Why after the 1929 crisis, women had more jobs than men
October 24, 1929 was the first day the Wall Street Stock Exchange began its worst decline in history. The New York Stock Exchange suffered a 50% drop in all its stocks, thus launching the worst economic crisis ever recorded in the United States. And, in the period of the Great Depression, there was a perhaps unexpected fact: the employment rate of women increased.
In fact, in the decade 1930-1940, the number of women working in the US increased by 24%. This is because jobs dedicated to the female population belonged to the more stable sectors and, consequently, less affected by the stock market crisis than those of men. If the latter were engaged in coal mining, automobile assembly lines, and many other manufacturing sectors, women were more likely to find work as teachers, office workers, maids, or nurses. After the crisis of 1929, many of them, even those staying at home, were forced to look for work because their husbands had lost their jobs.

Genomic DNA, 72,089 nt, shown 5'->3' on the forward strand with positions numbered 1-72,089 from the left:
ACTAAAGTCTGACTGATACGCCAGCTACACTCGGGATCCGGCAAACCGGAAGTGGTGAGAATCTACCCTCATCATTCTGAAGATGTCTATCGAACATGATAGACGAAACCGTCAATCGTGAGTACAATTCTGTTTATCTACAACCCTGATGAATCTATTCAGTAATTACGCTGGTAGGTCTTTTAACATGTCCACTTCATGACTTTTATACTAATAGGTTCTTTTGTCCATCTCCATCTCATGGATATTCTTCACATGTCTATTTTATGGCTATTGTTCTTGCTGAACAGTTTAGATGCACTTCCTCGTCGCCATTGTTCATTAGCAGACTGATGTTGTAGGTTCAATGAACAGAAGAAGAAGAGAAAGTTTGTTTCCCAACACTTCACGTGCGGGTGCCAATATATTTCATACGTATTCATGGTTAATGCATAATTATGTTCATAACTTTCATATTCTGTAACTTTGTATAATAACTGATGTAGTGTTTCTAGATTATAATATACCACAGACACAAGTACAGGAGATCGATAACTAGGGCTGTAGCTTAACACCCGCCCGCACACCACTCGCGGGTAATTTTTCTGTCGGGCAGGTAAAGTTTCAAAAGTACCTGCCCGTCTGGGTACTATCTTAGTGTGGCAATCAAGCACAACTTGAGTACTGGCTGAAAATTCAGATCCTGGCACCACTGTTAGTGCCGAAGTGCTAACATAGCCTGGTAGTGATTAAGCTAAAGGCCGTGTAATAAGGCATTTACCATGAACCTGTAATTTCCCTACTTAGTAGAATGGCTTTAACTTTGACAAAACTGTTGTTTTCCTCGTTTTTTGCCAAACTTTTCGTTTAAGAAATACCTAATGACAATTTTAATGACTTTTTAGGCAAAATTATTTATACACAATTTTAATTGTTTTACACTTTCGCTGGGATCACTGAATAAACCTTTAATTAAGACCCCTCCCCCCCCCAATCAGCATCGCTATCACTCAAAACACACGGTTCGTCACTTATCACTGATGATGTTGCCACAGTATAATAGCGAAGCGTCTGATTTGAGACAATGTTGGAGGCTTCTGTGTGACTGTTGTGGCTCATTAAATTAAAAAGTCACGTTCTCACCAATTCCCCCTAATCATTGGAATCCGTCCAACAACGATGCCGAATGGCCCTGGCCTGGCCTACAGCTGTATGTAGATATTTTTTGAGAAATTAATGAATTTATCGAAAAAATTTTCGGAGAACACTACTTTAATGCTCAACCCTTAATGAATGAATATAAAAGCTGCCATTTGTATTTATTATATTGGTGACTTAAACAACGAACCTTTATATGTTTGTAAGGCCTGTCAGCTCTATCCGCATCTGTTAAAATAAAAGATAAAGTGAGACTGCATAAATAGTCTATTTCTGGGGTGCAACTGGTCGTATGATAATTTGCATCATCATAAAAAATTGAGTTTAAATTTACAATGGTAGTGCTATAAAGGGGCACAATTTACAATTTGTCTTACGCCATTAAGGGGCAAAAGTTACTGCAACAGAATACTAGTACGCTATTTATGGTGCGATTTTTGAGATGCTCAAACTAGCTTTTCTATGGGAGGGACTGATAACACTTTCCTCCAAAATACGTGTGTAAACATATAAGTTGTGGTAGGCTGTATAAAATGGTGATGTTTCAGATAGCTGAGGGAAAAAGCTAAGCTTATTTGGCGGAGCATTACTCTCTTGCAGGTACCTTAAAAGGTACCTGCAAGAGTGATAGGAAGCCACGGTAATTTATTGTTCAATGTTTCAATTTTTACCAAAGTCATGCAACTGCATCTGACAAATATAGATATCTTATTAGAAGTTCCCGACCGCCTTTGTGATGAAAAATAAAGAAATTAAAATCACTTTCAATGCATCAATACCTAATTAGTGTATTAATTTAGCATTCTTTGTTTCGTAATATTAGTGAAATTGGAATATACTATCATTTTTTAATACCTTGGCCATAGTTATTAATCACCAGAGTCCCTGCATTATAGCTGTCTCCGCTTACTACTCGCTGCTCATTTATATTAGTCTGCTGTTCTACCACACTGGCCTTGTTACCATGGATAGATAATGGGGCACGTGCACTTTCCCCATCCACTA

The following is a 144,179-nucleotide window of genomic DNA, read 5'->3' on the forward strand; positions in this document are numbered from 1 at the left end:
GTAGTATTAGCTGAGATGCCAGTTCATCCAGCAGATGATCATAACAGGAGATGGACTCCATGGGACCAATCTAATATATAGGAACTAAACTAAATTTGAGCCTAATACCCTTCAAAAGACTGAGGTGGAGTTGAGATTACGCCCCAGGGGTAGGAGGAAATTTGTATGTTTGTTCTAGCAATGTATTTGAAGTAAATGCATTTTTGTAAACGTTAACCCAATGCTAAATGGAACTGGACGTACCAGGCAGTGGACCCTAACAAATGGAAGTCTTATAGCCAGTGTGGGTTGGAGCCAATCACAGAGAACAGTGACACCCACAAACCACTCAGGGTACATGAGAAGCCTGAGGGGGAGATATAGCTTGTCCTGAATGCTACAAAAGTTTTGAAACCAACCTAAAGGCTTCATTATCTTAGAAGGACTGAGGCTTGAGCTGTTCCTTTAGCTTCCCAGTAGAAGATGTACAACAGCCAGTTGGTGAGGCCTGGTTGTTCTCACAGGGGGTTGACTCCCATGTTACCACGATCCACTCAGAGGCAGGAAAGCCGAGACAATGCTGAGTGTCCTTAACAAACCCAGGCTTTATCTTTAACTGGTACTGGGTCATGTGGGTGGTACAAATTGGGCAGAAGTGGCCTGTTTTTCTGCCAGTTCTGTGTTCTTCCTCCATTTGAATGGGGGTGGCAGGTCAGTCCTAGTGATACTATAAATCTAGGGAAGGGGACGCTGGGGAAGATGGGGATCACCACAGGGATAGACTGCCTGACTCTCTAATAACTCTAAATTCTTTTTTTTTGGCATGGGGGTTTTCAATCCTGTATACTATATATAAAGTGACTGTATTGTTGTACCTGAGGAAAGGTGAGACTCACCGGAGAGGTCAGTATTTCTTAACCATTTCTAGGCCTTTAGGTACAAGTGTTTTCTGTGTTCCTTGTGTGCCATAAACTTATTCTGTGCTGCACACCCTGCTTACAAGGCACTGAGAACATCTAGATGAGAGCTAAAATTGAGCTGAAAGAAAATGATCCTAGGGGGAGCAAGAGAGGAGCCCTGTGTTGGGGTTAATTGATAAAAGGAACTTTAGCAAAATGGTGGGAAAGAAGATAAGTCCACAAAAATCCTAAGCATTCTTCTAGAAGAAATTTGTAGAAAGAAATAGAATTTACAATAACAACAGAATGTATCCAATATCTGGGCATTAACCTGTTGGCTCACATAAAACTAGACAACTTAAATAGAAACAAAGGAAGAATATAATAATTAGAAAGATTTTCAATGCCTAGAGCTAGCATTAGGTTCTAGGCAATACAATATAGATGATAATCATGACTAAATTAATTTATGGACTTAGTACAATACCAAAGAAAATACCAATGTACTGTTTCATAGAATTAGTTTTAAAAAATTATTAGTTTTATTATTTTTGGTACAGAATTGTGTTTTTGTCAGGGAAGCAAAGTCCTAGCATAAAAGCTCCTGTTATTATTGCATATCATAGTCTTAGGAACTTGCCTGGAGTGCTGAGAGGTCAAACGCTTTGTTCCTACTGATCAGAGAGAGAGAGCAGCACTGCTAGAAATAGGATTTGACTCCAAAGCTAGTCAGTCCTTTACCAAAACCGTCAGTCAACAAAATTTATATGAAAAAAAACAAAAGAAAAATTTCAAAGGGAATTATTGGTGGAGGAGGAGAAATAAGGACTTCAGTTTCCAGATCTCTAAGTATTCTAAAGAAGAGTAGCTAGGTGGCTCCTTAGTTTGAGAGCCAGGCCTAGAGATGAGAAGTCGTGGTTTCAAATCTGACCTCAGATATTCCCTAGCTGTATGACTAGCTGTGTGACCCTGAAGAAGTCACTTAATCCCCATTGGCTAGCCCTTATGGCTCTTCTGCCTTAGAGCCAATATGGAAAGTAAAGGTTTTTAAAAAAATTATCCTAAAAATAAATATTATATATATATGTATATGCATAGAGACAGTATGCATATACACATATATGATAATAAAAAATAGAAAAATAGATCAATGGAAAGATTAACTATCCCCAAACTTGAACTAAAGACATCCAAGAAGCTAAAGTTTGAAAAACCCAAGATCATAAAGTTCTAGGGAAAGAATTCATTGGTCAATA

The real problem was wage equality. Their work had never been so present, but, at the same time, female workers were mostly unpaid well: even in the same company, men received a higher salary just for the fact that they were men. A situation that worsened even more for African-American women or immigrants from Mexico: the former for the most part took on the role of maids for wealthy white families. In the period of the Great Depression, a great supporter of working women was undoubtedly First Lady Eleaonr Roosevelt: she always fought for the protection of civil rights and was a devoted activist on several fronts, especially on the feminist one. So much so that she pressured her husband, President Franklin D. Roosevelt, to bring more women into government. Such as Frances Perkins, the first woman to hold a cabinet position and supporter of the Social Security Act. A law passed under the New Deal, which introduced unemployment and pension benefits in the United States. for workers: it was a big step forward for workers' rights, but it was not enough.